A couple of weeks ago a friend of mine posted a photo of a new product she had sampled and wanted advice on finding a similar product (because the one she liked was pricey!) I took one look at her product and said, “Can you flip the bottle around and post a photo of the back? I need to see the ingredients.”
Surprised, my friend replied, “Well, it’s a squalane product. I’m just looking for something similar.”
I grinned (but she couldn’t see me because this exchange happened over Facebook, of course.) “It touts itself as a squalane product. Someone in marketing says it’s a squalane product. But until we check out what’s actually in it, we can’t know for sure.”
Turns out, the product in question didn’t even have squalane listed in the top 5 ingredients, which indicated that even though she liked the product, it wasn’t necessarily the squalane she liked.
Skincare products can call themselves pretty much whatever they want and neither product names, taglines, or package copy can be trusted when it comes to knowing what’s actually in your skincare. So if you want to know what you’re actually putting on your skin and where your money is really going, you have to read the label. The last thing you want to do is buy an expensive product only to find out its primary ingredients are nothing but filler.
What Do These Ingredients Even Mean?
Unless you’re using nothing but farm-fresh, hippie-approved, organic DIY potions, you’ll probably run across ingredients whose names you can’t pronounce, let alone know what they are or what they do. So how are you supposed to make informed decisions about words like Isohexadecane or Octyldodecanol and choose the right combination for your skin?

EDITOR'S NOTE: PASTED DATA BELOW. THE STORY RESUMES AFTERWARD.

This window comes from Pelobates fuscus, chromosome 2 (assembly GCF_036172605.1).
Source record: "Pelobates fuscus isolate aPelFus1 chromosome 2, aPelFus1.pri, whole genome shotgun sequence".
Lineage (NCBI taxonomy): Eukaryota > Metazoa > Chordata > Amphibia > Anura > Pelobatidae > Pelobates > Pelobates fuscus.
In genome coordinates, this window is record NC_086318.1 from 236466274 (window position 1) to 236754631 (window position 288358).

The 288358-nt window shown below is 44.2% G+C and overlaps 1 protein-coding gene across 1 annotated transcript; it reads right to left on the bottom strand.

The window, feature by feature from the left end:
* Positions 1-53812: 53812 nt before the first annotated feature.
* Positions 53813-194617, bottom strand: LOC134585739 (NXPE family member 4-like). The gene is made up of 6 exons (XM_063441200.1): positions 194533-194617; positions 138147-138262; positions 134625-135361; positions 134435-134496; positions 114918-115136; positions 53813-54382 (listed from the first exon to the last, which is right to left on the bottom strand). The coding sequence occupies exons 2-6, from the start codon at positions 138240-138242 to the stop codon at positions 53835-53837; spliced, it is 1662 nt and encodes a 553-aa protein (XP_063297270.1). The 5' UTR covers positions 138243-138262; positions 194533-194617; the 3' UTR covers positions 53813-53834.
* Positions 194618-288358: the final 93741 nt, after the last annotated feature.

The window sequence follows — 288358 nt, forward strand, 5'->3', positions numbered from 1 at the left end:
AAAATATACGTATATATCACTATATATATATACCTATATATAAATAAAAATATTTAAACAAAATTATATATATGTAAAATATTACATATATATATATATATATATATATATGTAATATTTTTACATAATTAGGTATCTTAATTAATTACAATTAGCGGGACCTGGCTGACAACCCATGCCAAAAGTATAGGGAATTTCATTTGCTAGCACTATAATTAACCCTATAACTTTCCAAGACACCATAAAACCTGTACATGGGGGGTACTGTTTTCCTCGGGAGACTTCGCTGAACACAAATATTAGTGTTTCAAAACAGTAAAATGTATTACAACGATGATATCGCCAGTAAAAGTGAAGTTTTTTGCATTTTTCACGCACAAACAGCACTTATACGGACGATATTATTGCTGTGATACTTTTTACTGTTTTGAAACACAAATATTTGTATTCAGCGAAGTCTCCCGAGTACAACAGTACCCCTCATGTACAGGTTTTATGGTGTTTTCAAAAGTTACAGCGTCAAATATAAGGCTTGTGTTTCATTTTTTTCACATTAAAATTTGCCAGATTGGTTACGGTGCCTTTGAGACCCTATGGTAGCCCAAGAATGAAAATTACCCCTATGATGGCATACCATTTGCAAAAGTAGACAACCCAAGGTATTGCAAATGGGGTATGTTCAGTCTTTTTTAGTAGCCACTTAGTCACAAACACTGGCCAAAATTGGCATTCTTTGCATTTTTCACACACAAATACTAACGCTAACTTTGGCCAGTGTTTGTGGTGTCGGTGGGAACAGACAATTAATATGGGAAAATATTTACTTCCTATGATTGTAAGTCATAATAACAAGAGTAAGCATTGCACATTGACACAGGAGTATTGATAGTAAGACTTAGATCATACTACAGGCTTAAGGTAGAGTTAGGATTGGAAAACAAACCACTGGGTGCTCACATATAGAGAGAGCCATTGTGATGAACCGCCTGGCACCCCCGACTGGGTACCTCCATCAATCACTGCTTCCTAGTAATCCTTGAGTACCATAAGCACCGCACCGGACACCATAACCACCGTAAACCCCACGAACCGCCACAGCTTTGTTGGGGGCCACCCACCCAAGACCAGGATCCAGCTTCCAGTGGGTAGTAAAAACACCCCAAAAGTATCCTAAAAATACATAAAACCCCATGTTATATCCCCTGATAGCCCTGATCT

Get to Know CosDNA
My FAVORITE website for understanding and evaluating skincare ingredients is www.cosdna.com. It’s essentially a database where you can search for a product by name and see a list of its ingredients as well as what those ingredients do and a rating of how irritating it is.
In the above screenshot, I’ve searched for Cosrx ADVANCED SNAIL 96 MUCIN POWER ESSENCE. The first column shows the ingredient, the second shows what that ingredient’s primary function/characteristics are, and the remaining columns summarize how irritating or likely to encourage acne the ingredient is.
Additionally, you can click any of the listed ingredients for more information about it, including other products in the database that contain the ingredient:
In general, if you have sensitive or acne-prone skin, you may benefit from paying special attention to the acne and irritation indicator column. But ultimately, your skin is unique, and just because a website says an ingredient may be safe or beneficial to your skin doesn’t mean it will be.
Tips for reading your labels:
- For the most part, you want to pay attention to the top 5-10 ingredients. In the west, we require ingredients be listed by quantity, so ingredients listed near the top are the most prevalent. Ingredients toward the end of a long list probably only have trace amounts. Keep in mind, however, that Korean and Japanese products may not list their ingredients in a similar order. Buyer beware 🙂
- If your top ingredients don’t have any of the properties you’re hoping for in your skincare, think carefully about your purchase. Keep in mind that things like solvents, preservatives, and viscosity control are necessary in most products, but you don’t want all your beneficial ingredients listed way at the bottom, either. Choose products with a good balance.
Keep a Skincare Journal
Keeping track of the ingredients your skin loves and the ingredients your skin rejects can be a big help in keeping your routine on track and your budget in tact. It’s very frustrating to spend money on a product only to have it break you out. If you know what ingredients your favorite skincare products have in common, you’re well on your way to making informed purchases in the future.